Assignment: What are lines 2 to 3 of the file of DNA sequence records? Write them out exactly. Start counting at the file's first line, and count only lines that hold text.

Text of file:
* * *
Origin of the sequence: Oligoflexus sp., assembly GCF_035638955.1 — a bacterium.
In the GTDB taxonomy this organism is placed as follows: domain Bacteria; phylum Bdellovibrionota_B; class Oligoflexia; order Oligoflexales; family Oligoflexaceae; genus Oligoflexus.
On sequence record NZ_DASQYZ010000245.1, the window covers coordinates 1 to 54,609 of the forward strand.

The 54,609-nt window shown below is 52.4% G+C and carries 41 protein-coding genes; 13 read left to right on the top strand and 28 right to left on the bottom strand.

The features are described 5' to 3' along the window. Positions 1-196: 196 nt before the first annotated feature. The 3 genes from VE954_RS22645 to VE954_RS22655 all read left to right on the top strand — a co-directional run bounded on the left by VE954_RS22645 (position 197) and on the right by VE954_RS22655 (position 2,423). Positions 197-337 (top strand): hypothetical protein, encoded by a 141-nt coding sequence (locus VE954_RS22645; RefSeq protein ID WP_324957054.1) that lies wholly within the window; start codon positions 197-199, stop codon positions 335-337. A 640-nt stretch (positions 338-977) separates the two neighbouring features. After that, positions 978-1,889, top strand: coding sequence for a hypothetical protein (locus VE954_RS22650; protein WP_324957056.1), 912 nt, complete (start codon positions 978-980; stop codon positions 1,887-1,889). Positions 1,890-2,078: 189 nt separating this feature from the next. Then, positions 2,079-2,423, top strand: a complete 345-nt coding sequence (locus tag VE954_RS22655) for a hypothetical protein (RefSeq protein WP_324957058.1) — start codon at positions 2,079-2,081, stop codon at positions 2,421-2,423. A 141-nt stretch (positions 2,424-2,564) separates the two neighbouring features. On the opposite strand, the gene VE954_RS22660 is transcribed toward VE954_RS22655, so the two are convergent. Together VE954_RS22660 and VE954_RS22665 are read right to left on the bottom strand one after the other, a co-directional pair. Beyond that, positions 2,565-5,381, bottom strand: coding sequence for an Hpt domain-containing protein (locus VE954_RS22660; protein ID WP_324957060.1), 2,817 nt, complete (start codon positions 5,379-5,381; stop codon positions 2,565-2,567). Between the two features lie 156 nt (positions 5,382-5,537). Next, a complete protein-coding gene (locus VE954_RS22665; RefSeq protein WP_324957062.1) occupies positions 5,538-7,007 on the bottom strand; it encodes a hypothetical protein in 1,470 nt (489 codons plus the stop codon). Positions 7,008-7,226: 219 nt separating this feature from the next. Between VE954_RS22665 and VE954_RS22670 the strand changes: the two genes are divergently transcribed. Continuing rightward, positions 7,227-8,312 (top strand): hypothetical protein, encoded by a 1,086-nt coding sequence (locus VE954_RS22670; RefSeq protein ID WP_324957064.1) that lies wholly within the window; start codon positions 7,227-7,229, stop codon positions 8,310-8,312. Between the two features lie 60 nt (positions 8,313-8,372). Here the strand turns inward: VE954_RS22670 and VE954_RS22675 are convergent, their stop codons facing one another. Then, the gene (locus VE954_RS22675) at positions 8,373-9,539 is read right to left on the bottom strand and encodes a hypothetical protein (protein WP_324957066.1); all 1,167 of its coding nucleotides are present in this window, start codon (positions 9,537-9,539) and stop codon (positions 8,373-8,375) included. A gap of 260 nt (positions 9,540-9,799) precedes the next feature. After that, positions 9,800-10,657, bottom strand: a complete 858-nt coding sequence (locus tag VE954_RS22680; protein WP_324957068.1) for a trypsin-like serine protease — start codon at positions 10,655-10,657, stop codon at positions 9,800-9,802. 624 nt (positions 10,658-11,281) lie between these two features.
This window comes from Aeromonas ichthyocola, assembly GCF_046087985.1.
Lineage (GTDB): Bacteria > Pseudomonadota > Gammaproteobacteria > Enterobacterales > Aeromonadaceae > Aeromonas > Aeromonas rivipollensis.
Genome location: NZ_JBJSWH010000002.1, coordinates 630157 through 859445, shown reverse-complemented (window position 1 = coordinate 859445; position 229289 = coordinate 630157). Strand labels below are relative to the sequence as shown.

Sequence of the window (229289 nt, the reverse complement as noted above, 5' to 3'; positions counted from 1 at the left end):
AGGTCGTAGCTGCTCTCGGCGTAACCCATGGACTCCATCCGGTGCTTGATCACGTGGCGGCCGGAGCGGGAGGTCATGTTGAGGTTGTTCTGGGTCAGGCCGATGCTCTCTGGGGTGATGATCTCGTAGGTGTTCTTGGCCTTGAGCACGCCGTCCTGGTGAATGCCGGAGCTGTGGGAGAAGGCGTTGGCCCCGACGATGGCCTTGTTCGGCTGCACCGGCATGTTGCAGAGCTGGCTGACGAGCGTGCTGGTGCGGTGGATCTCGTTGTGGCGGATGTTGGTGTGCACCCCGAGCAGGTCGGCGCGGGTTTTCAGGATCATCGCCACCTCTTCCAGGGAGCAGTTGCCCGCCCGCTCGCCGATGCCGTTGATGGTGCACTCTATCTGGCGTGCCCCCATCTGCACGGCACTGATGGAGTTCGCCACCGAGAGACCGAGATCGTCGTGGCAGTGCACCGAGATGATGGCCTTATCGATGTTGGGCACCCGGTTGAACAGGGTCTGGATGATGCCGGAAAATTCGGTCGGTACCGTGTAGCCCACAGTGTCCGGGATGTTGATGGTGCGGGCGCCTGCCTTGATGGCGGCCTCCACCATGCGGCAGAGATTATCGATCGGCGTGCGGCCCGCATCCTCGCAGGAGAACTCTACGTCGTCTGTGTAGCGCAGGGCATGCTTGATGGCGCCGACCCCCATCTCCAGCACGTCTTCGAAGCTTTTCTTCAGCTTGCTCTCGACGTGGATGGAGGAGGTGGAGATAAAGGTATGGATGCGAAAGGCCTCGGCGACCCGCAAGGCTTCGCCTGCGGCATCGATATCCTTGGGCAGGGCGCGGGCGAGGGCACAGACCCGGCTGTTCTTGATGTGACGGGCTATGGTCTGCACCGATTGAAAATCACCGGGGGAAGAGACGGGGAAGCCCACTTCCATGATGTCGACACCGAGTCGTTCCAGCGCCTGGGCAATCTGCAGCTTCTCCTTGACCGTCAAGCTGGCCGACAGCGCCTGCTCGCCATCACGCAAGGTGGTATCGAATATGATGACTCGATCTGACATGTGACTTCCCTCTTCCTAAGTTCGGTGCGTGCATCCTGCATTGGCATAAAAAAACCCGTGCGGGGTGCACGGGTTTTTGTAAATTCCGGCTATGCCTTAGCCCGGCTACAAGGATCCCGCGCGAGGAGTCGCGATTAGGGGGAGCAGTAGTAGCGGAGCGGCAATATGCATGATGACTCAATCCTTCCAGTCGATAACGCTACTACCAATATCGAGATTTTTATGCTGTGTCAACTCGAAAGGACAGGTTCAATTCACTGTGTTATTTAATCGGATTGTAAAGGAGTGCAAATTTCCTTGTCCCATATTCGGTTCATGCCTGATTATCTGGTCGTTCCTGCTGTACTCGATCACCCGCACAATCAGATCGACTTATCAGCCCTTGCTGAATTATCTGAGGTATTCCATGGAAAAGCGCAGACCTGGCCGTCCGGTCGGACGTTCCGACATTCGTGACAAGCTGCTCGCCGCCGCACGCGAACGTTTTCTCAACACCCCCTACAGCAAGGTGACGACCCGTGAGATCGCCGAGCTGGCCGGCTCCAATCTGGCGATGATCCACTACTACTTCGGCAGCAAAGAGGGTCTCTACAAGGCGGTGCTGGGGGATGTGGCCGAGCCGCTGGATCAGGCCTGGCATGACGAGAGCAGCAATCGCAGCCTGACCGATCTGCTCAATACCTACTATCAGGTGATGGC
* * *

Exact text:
In the GTDB taxonomy this organism is placed as follows: domain Bacteria; phylum Bdellovibrionota_B; class Oligoflexia; order Oligoflexales; family Oligoflexaceae; genus Oligoflexus.
On sequence record NZ_DASQYZ010000245.1, the window covers coordinates 1 to 54,609 of the forward strand.